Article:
Home Deutsche Küche Mohnkringel {poppy seed kringel}

Mohnkringel {poppy seed kringel}

by Mihl
Mohnkringel | seitanismymotor.com

These are my invention. Mohnkringel don’t exist, I think. Well, okay. That is not true. Here is a wonderful recipe by the very talented Maikki, for example. But at least I can claim that in Germany Maikki’s version would be called kranz and not kringel.  Isn’t it fascination how words travel though time and space via food? I think kringel or kringle came to us via Scandinavia while all those poppy seeds hail from Eastern and Central Europe. I didn’t look this up, but I suppose there’s a lot of Jewish food history involved here, too. Whoever invented this or wherever it came from, I am thankful for another idea to fuel my poppy seed addiction. But before I write something about these mohnkringel, I want to thank you all too for welcoming me back into the blogging community. I’ve read all of your comments and every single one of them made my day. I am very grateful that you’ve kept me in your readers and that many of you even took the time to come here and leave a comment. You all are awesome.

My last poppy seed recipe for this blog is over six months old. And to be honest with you, this one is even older. I made it last summer and thankfully I kept the draft and my notes. Although these little circles may look a bit difficult to make, I promise they aren’t. I used a little trick to keep them all in good shape: my donut pan. Of course this yeast dough based recipe is as versatile as always. You can replace the poppy seed filling with almost any other. For example you could use almonds and apricots or chestnut spread.

Mohnkringel | seitanismymotor.com

Note: The recipe calls for ground poppy seeds and I do recommend to grind the seeds fresh in a little coffee mill. Just make sure the mill can handle oils from nuts. (Check the manual.) And by the way, if you don’t have a donut pan simply bake these on a regular baking sheet lined with parchment paper.


makes 12 kringel


For the kringel
135 ml (1/2 cup plus 1 tablespoon) soy milk
3 tablespoons sugar
2 tablespoons refined coconut oil
210 g (1 3/4 cups) flour
10 g fresh yeast or 1 teaspoon instant dry yeast
1 /4 teaspoon salt
For the filling
70 g (1/2 cup) ground poppy seeds
1 tablespoon molasses or agave nectar
50 g (1/4 cup) sugar
6 tablespoons oil
2 tablespoons soy milk
zest of half a lemon


Combine soy milk, sugar, and coconut oil in a small pot.

Warm gently over low heat until the oil is melted.

Let cool until luke warm.

Add the flour to a large bowl. Make a well and add the yeast (even if it’s instant).

Pour the liquid mixture into the well and let sit for 10 minutes.

Add salt and knead the dough well.

It’s sufficient to knead this dough for 2-3 minutes. It should still be sticky and the gluten will continue to develop while you let it rest and rise. So don’t worry about it being sticky.

Cover with a damp kitchen towel and let rise in a warm place for 45 minutes.

Meanwhile prepare the filling by combining all ingredients.

Mix well and set aside and grease a donut pan, if you have one.

Preheat the oven to 180°C (350°F)

Roll the dough into a rectangle, about 36 x 30 cm.

Spread the filling on top.

Fold the bottom third of the dough up to the centre and then fold the remaining dough over the top, as if you were folding a letter.

Roll the dough into a rectangle again (30 x 15 cm).

Cut the dough into 12 15 cm long strips.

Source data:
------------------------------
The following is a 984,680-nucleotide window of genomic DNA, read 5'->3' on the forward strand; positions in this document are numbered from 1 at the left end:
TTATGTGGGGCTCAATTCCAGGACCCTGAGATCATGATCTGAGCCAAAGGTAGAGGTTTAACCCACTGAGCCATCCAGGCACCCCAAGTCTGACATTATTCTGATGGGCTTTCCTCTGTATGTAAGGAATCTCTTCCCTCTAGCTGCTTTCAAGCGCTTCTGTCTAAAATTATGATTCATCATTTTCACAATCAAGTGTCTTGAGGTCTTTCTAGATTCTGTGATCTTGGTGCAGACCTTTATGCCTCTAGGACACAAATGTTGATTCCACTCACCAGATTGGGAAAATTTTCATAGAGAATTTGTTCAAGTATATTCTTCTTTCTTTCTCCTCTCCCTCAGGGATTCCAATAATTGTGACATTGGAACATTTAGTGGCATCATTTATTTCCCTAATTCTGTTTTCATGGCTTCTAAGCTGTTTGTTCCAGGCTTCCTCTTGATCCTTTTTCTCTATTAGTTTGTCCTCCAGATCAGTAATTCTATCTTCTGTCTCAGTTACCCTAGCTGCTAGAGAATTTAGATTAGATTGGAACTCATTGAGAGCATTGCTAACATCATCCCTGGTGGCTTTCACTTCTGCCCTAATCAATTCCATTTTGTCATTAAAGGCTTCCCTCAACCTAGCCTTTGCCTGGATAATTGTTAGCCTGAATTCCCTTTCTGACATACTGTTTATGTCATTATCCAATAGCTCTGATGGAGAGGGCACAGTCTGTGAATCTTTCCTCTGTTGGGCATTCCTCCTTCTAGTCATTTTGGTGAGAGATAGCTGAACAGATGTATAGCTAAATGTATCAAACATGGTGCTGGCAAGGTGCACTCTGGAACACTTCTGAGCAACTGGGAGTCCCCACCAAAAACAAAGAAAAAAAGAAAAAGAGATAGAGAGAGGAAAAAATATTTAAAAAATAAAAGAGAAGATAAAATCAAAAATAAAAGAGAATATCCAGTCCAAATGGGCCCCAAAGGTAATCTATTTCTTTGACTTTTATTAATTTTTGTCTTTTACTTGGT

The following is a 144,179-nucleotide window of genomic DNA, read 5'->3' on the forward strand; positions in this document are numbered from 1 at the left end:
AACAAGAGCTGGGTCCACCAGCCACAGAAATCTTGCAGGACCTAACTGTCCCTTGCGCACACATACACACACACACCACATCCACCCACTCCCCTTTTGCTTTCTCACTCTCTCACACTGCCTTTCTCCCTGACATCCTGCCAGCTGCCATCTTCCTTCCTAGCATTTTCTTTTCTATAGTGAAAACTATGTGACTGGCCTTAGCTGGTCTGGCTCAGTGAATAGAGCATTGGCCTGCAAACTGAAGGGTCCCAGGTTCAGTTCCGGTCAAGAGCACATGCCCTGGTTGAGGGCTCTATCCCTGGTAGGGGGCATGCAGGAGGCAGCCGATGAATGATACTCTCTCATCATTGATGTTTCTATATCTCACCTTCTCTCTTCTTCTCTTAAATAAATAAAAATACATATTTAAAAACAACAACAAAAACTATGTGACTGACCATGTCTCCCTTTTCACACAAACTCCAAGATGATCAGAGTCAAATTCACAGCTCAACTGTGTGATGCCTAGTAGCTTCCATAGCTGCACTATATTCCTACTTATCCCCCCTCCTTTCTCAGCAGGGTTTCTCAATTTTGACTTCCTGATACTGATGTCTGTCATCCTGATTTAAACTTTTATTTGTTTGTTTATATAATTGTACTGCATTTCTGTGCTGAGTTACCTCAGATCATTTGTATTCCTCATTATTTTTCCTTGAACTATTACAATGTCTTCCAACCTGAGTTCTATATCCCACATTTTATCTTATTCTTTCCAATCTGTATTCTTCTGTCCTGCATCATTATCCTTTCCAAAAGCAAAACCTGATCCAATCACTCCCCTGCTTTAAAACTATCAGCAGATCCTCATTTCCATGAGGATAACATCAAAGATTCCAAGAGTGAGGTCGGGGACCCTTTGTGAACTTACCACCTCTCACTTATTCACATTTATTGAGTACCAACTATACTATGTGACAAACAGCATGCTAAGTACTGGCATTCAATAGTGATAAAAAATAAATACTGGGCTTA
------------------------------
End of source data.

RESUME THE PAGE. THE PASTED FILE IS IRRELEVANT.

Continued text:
Twist them into shape and place them in the donut pan.

Make sure to seal the edges.

Cover the mohnkringel and let rise for 30 minutes.

Bake for 25 minutes until golden and remove from oven.

Let cool completely before serving.




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Elsa May 8, 2016 - 10:04

This is the first time I’m commenting here, but I just wanted to say that your blog is one of my favourites! I’m from Sweden but my mum is half German and therefore, I’ve been eating quite a lot of German foods all my life. Since becoming vegan, though, it’s not as easy as going to Lidl anymore. So thank you for feeding my (and my family’s) mohn-addiction!

P.S. You don’t happen to have a recipe for vegan sauce hollandaise? It’s spargel season, after all :)

Mihl May 8, 2016 - 15:22

Thank you, Elsa! German vegan has always been hard to find, I guess. But it’s such a trend here right now and the supermarkets are getting better:)

No, unfortunately I don’t have a recipe. I have to admit that I’m no the hugest fan of Hollandaise so I never thought about veganising it. But I’ll put in on my blog recipe list.

Poppy Seed Twists for Easter | hep-i-book'a May 1, 2016 - 22:05

[…] or Poppy Seed Twists adapted from http://www.seitanismymotor.com (who also notoriously invented the word:) will make tasty not over-sweet buns loaded with poppy […]

Das Brooklyn » Blog Archive » Weekend Kaffeeklatsch April 22, 2016 - 21:04

[…] This looks like a tasty treat (we need to bake more with poppy seeds). […]

Little Vegan Bear April 19, 2016 - 08:15

Beautiful! I always show my German housemate your recipes, then she corrects my pronunciation :D

Mihl April 19, 2016 - 08:54

So you are learning German with the help of food? That’s the best way to learn a language :D

Susan April 19, 2016 - 02:08

Another use for my doughnut pans. :D

Mihl April 19, 2016 - 09:07


Maikki | Maikin mokomin April 18, 2016 - 19:39

I feel so honoured that you mentioned me and my blog here :) I have been following your blog for years, long before I started my own, so this is really flattering. Thank you so much!

And your poppy seed kringels look awesome! :)

Mihl April 19, 2016 - 08:53

I am really glad I discovered your blog through Instagram. I really love your recipes and pictures!

Comments are closed.

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